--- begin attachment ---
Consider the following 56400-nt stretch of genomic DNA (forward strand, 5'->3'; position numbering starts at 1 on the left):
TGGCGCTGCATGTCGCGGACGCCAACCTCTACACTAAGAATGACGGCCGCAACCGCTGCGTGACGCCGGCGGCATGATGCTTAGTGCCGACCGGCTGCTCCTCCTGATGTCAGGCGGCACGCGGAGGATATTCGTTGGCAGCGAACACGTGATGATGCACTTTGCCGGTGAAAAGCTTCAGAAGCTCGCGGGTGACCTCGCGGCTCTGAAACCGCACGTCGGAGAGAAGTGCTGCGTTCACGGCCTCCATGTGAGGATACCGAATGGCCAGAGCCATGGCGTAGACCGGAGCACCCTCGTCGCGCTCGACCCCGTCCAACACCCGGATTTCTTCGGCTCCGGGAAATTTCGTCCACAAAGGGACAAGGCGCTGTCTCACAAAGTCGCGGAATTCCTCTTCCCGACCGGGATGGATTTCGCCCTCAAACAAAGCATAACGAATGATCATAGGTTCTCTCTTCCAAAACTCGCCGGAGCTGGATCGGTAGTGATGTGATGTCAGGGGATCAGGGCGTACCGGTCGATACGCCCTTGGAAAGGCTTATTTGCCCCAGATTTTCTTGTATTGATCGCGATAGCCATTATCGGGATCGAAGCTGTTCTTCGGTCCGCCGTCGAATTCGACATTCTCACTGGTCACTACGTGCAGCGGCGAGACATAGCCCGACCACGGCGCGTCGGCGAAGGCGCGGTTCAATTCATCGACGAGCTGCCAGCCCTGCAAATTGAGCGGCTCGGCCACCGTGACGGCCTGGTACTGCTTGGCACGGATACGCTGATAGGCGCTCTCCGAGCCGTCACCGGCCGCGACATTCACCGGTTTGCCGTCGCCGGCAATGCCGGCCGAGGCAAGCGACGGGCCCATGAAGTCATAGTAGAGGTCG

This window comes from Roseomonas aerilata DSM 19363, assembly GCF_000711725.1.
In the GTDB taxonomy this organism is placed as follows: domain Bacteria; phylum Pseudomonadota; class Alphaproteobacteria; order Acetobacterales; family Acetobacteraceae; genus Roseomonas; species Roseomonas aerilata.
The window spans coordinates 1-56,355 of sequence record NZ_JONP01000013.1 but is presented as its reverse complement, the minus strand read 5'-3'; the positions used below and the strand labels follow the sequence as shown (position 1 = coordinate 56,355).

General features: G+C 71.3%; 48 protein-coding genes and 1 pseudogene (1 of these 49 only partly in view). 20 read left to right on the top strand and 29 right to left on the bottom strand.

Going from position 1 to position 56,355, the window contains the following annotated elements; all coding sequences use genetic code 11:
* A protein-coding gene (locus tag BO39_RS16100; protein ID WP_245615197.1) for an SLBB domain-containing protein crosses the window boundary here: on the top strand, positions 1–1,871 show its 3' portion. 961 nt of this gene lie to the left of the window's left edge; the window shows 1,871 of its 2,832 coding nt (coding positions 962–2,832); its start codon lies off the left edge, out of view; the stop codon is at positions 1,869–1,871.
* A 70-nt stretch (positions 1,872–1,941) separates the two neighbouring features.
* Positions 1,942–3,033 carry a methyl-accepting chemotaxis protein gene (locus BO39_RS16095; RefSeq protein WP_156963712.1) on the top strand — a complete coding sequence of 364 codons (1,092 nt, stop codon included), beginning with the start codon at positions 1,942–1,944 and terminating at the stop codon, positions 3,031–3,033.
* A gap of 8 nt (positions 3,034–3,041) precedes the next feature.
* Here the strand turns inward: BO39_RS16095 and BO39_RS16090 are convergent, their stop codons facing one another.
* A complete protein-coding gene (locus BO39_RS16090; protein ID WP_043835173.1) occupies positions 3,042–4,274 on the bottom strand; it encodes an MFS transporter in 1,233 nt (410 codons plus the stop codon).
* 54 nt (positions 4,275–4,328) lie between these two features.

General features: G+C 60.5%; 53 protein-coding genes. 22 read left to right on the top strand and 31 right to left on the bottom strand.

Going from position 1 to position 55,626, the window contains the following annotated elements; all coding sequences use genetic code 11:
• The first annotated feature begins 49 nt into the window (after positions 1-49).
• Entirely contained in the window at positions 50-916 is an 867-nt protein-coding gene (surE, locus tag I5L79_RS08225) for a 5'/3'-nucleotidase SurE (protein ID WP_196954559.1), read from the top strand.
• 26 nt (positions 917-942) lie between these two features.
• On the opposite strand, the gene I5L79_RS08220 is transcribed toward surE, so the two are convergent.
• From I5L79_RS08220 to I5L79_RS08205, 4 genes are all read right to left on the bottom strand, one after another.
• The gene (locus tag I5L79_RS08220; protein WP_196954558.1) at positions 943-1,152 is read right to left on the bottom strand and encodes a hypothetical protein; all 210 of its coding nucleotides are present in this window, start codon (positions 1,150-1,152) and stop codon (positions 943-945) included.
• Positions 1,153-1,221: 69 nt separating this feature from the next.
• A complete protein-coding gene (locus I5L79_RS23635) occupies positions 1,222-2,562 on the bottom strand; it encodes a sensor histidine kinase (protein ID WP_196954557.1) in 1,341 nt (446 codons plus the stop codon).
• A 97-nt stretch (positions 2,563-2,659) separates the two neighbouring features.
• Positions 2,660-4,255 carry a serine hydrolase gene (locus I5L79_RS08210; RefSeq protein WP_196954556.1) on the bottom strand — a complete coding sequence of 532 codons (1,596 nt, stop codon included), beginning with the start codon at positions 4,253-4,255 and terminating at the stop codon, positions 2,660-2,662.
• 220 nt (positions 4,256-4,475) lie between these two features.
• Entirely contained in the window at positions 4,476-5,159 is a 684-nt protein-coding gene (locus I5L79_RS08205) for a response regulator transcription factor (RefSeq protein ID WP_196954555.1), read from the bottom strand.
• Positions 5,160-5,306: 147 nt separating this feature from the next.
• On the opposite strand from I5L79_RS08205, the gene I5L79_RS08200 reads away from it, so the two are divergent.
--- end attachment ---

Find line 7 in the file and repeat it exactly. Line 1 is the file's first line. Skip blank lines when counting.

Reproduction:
Going from position 1 to position 56,355, the window contains the following annotated elements; all coding sequences use genetic code 11: